Tami Parr’s new book, Pacific Northwest Cheese: A History, is a read fit for history buffs, cheese geeks, and anyone who appreciates research that connects things as seemingly distant as the onset of tuberculosis to the rise of dairy goats in Oregon. It’s the type of book that would compel those who loved Cheese and Culture: A History of Cheese and its Place in Western Civilization, or a reader that would seek out a 1970’s copy of The World Atlas of Cheese (yup, that’s me). Put it on the list for your cheesemonger friends.
Parr sets the scene with a chapter tracing pioneers’s treks to the Pacific Northwest, connecting the journeys to the Lewis and Clark Expedition and government pushes to populate the resource-rich region. The first milkings begin, in fact, along the trek, when Parr notes that the rocking motion of the pioneer wagons meant hands-free churned butter. Dairy for early Pacific Northwesterners meant survival. Milk was quickly turned into butter or fermented into cheese so the milk wouldn’t spoil. It wasn’t until later that it became an industry.
One of my favorite parts of the book was Parr’s exploration of goats. I’ve always found Oregon and Washington’s goat cheeses to have a je ne sais quoi, a certain vivaciousness and depth to them that suggests they’ve been doing it for a year or hundred years longer than the rest of the country. According to Parr, this is true. The region always welcomed dairy goats, especially during the bovine tuberculosis scare, the milk flourished here during world war rationing, and the animal stayed on and thrived. Those mountains are great climbing fun for our chèvre friends, too.
Parr covers Cougar Gold (quite possibly the only tasty canned cheese in the world), the invention of rindless cheese, Oregon and Washington’s attachment to blue mold, and the start of the artisan cheese back-t0-the-land movement in the area.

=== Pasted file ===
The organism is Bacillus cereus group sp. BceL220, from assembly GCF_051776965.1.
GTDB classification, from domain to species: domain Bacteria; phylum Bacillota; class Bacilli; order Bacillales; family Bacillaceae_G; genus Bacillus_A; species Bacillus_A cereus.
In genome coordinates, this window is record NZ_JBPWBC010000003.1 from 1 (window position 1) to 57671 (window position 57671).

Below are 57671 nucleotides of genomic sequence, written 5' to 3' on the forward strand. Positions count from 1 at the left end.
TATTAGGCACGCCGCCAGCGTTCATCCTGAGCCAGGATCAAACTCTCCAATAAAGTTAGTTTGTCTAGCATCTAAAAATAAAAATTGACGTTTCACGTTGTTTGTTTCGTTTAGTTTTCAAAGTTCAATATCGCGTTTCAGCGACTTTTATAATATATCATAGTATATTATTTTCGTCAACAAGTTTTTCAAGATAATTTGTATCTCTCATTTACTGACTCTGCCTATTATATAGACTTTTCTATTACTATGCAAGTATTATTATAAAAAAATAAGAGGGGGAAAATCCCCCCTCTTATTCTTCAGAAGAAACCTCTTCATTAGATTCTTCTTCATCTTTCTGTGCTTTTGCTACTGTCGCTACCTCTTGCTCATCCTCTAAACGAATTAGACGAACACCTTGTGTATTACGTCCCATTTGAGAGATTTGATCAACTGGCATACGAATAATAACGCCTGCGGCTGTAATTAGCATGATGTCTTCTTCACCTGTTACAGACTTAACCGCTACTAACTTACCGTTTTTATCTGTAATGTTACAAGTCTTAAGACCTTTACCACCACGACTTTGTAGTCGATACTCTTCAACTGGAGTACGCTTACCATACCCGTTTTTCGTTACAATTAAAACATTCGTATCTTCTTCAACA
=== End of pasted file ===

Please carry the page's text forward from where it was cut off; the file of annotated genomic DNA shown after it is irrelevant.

Though it might seem a bit dry at times for readers attached to lots of metaphors and colorful similes, Paar is a very good writer and skillfully sums up a wealth of research in a way that would make many academics jealous. And as with the butter churning bit above, she’s not opposed to sprinkling her findings with the fun facts of early cheese life, such as those detailing the duties of an early cheese cooperative inspector.
“One of Christensen’s first tasks,” says Paar, “was reportedly weeding out the heavy drinkers among the cheesemakers and substituting sober ones- a move that no doubt had an immediate positive effect on the quality of the region’s cheese.”
I also like that Paar notes emerging styles and non-Euro focused cheese makers like the Ochoa Family in Oregon and doesn’t shy away from talking about the colonization of the area, even as it relates to dairying.
All in all, I would highly recommend this book for those ready to dive into the deep subject of cheese or Pacific Northwest history. It, and a wedge from a modern artisan producer she discusses in her book, like Briar Rose, Juniper Grove, or Tumalo Farms, would make a caseophile very happy.